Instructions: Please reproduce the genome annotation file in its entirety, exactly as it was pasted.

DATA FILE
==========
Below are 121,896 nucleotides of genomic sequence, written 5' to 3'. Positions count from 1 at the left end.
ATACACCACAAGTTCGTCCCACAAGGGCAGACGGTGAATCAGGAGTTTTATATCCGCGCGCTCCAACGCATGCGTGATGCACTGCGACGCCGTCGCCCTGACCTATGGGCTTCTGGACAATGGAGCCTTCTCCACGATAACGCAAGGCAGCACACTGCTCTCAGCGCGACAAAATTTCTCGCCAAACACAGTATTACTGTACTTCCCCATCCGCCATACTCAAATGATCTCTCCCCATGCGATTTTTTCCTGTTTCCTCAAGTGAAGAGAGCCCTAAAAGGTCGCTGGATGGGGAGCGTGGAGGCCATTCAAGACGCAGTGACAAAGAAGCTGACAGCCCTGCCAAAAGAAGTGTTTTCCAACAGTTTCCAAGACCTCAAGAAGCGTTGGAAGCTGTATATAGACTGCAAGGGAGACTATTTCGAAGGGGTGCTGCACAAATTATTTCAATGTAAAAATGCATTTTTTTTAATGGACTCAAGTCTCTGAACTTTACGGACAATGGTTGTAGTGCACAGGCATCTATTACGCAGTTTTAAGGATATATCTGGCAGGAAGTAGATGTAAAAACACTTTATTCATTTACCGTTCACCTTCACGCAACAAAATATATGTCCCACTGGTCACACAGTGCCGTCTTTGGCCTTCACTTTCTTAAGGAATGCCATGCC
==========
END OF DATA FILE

Below are 121,896 nucleotides of genomic sequence, written 5' to 3'. Positions count from 1 at the left end.
ATACACCACAAGTTCGTCCCACAAGGGCAGACGGTGAATCAGGAGTTTTATATCCGCGCGCTCCAACGCATGCGTGATGCACTGCGACGCCGTCGCCCTGACCTATGGGCTTCTGGACAATGGAGCCTTCTCCACGATAACGCAAGGCAGCACACTGCTCTCAGCGCGACAAAATTTCTCGCCAAACACAGTATTACTGTACTTCCCCATCCGCCATACTCAAATGATCTCTCCCCATGCGATTTTTTCCTGTTTCCTCAAGTGAAGAGAGCCCTAAAAGGTCGCTGGATGGGGAGCGTGGAGGCCATTCAAGACGCAGTGACAAAGAAGCTGACAGCCCTGCCAAAAGAAGTGTTTTCCAACAGTTTCCAAGACCTCAAGAAGCGTTGGAAGCTGTATATAGACTGCAAGGGAGACTATTTCGAAGGGGTGCTGCACAAATTATTTCAATGTAAAAATGCATTTTTTTTAATGGACTCAAGTCTCTGAACTTTACGGACAATGGTTGTAGTGCACAGGCATCTATTACGCAGTTTTAAGGATATATCTGGCAGGAAGTAGATGTAAAAACACTTTATTCATTTACCGTTCACCTTCACGCAACAAAATATATGTCCCACTGGTCACACAGTGCCGTCTTTGGCCTTCACTTTCTTAAGGAATGCCATGCC